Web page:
How Washington Works, Part II
If you were found guilty of committing a crime and fined $5,000, would that be “positive”? No?
Then I guess you’re not a high-priced lobbyist in Washington. Let me explain. Months ago I told folks about Ann Eppard, a lobbyist with very close ties to Rep. Bud Schuster, the powerful chairman of the House Transportation Committee who specializes in pork barrel. Eppard had been charged with taking $230,000 in illegal payments from special interests.
Now Eppard has copped a plea. She admits to taking an illegal $15,000 payment while working on the taxpayer’s tab as Rep. Schuster’s chief of staff. Eppard remarked, “This long and painful ordeal has reached a positive conclusion.”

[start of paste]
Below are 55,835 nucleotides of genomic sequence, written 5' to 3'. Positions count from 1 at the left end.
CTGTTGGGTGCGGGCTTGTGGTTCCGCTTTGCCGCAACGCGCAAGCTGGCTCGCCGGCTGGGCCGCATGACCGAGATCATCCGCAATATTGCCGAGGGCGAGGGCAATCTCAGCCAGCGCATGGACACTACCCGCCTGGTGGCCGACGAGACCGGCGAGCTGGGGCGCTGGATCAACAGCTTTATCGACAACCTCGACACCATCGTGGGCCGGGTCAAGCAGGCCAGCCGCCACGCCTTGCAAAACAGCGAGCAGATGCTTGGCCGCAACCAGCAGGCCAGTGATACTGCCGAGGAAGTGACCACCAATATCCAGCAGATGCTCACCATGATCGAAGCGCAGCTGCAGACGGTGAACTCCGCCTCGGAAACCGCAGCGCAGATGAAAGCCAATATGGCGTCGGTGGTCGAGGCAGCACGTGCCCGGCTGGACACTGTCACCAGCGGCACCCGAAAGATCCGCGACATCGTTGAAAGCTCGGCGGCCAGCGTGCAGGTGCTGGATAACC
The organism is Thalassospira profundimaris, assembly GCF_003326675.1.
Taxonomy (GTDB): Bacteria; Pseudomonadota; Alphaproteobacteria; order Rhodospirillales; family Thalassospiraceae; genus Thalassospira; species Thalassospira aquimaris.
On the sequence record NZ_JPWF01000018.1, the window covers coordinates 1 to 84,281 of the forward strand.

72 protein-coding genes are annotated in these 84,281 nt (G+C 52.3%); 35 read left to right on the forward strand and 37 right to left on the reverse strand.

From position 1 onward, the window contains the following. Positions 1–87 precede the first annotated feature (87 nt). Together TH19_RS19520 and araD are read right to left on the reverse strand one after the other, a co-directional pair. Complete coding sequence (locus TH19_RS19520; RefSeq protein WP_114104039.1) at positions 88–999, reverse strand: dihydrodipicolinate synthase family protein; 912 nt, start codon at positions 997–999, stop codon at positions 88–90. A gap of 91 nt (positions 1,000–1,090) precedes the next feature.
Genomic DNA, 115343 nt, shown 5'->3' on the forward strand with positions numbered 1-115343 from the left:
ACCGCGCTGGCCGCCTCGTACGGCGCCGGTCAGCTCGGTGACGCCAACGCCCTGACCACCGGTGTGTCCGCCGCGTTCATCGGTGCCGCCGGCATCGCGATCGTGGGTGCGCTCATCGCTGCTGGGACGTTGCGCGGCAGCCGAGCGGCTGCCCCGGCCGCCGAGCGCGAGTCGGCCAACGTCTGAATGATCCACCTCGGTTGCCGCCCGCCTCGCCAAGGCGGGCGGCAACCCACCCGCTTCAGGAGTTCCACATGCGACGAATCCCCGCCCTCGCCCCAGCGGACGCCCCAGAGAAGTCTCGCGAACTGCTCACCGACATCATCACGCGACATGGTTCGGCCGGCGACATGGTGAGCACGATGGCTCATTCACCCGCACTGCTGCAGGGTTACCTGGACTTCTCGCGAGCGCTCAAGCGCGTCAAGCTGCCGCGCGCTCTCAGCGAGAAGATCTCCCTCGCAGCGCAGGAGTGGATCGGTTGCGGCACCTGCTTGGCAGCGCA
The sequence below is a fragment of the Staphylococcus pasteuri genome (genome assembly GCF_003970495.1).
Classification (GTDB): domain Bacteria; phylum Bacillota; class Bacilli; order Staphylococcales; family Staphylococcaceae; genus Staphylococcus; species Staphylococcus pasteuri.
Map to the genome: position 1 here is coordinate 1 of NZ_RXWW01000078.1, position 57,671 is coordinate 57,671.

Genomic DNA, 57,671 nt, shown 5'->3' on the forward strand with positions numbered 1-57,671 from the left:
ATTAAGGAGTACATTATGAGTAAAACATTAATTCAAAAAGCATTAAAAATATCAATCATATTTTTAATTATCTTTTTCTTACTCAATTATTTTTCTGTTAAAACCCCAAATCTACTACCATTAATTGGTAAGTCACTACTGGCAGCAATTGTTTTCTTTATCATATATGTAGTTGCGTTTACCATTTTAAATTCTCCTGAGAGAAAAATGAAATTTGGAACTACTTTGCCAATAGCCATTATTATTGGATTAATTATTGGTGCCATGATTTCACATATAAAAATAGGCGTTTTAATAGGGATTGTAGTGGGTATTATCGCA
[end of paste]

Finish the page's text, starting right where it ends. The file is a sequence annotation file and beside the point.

Chairman Schuster said, “Our trust and respect for Ann remains intact.”
That’s right criminal wrongdoing is “positive” and to at least one deranged congressman worthy of “trust and respect.” Sure, Eppard’s glad she’s not sitting in a jail cell. But the real crime is that Rep. Bud Schuster of Pennsylvania continues to wield power as a committee chairman and can keep throwing our tax dollars around like confetti to increase his power. And how sad that in Washington career politicians and lobbyists celebrate their ability to get away with criminal behavior and keep on riding the congressional gravy train.
I guess crooks of a feather stick together.
This is Common Sense. I’m Paul Jacob.